Group identity and decision-making: information cascades and decision bias | The Oxford Review

Group identity and decision-making: information cascades and decision bias

Research Briefing

Keywords: decision-making, group decision-making, social identity, herd behaviour

Frequently in group decision-making situations, people are asked one after the other what decision they have made. This form of sequential decision-making is a popular process in many groups, however, new research has found that there are significant issues with this approach.

Many previous studies have shown that individuals tend to act and make decisions that are biased towards their own ingroup and against outgroup interests. This form of herding behaviour has been shown to exist in boardrooms, judges’ decision making, politics and a range of other situations. In particular, a 2018 study found that the order in which people announce their decision can have a significant impact on inducing conformism with a group decision.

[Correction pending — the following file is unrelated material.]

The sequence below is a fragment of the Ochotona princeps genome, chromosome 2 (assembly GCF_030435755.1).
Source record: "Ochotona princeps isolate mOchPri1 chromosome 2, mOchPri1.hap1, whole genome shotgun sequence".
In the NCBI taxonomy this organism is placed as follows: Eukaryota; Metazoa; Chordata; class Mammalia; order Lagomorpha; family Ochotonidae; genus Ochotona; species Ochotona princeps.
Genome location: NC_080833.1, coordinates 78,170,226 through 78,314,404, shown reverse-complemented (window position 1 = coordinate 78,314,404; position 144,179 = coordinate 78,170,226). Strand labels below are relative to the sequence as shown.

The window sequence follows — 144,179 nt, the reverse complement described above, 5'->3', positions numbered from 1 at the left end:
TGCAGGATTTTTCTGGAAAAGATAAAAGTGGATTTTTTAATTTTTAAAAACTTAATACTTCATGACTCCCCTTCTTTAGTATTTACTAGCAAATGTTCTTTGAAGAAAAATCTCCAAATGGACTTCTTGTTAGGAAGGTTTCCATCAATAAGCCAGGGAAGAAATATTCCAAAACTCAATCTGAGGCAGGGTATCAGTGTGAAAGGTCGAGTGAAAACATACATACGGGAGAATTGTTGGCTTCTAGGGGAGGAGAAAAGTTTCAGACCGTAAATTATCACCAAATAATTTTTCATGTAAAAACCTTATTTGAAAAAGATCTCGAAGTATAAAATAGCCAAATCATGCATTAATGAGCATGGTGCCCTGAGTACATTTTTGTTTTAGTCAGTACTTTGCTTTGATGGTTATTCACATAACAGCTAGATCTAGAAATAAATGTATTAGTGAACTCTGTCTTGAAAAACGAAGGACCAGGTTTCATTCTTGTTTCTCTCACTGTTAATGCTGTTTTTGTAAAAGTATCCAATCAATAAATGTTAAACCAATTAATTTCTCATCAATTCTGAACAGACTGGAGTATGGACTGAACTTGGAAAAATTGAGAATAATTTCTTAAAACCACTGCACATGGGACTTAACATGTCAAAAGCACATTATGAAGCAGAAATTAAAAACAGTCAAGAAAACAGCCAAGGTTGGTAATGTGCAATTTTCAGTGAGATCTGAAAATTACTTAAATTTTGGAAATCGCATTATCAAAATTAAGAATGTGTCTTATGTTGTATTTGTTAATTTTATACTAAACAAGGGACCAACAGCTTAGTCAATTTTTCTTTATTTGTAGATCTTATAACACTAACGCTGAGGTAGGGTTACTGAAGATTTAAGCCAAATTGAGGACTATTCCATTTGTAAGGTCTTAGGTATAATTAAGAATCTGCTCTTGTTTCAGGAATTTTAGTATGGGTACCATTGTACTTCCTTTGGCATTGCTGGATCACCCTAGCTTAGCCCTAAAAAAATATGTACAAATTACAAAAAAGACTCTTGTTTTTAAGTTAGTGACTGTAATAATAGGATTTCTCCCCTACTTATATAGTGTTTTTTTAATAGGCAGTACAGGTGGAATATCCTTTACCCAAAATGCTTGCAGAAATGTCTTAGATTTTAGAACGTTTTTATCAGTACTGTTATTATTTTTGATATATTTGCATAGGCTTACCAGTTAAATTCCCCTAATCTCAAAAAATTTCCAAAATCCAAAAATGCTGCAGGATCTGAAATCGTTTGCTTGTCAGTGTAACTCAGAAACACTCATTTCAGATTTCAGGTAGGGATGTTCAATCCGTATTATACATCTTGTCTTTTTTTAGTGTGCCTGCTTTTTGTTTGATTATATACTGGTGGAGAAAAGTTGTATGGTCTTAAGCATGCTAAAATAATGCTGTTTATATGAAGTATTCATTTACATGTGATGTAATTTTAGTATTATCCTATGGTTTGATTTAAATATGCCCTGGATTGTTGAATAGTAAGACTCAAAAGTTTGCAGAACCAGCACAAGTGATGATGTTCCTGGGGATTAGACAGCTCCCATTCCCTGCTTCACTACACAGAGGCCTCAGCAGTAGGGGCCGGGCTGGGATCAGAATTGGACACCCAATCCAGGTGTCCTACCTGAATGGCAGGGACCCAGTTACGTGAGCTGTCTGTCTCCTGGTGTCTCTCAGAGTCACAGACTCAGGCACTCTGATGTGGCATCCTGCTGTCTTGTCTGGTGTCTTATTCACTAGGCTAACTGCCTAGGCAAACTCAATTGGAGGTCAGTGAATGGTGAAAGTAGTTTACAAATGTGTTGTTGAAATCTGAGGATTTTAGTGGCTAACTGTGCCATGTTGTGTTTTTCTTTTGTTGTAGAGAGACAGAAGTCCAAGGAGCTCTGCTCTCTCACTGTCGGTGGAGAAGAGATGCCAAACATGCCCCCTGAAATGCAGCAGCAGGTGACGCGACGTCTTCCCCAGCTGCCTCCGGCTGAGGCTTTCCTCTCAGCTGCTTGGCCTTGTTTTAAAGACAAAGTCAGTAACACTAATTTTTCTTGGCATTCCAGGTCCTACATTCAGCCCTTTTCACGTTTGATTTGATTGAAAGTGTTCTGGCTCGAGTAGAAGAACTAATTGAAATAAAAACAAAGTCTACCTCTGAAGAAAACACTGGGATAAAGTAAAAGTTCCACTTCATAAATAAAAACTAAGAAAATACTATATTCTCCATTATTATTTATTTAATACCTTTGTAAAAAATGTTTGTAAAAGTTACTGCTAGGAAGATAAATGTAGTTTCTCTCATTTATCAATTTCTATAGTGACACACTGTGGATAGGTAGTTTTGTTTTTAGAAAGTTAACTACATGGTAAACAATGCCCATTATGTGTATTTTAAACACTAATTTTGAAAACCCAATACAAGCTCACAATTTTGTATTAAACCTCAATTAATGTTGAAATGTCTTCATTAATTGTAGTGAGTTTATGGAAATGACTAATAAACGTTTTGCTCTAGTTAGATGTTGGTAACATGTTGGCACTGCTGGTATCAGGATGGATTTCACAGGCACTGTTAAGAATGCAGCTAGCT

This research briefing is essential reading for anyone interested in group and team decision making and decision bias.

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Disclaimer: This is a research review, expert interpretation and briefing. As such it contains other studies, expert comment and practitioner advice. It is not a copy of the original study – which is referenced. The original study should be consulted and referenced in all cases. This research briefing is for informational and educational purposes only. We do not accept any liability for the use to which this review and briefing is put or for it or the research accuracy, reliability or validity. This briefing as an original work in its own right and is copyright © Oxford Review Enterprises Ltd 2016-2019. Any use made of this briefing is entirely at your own risk.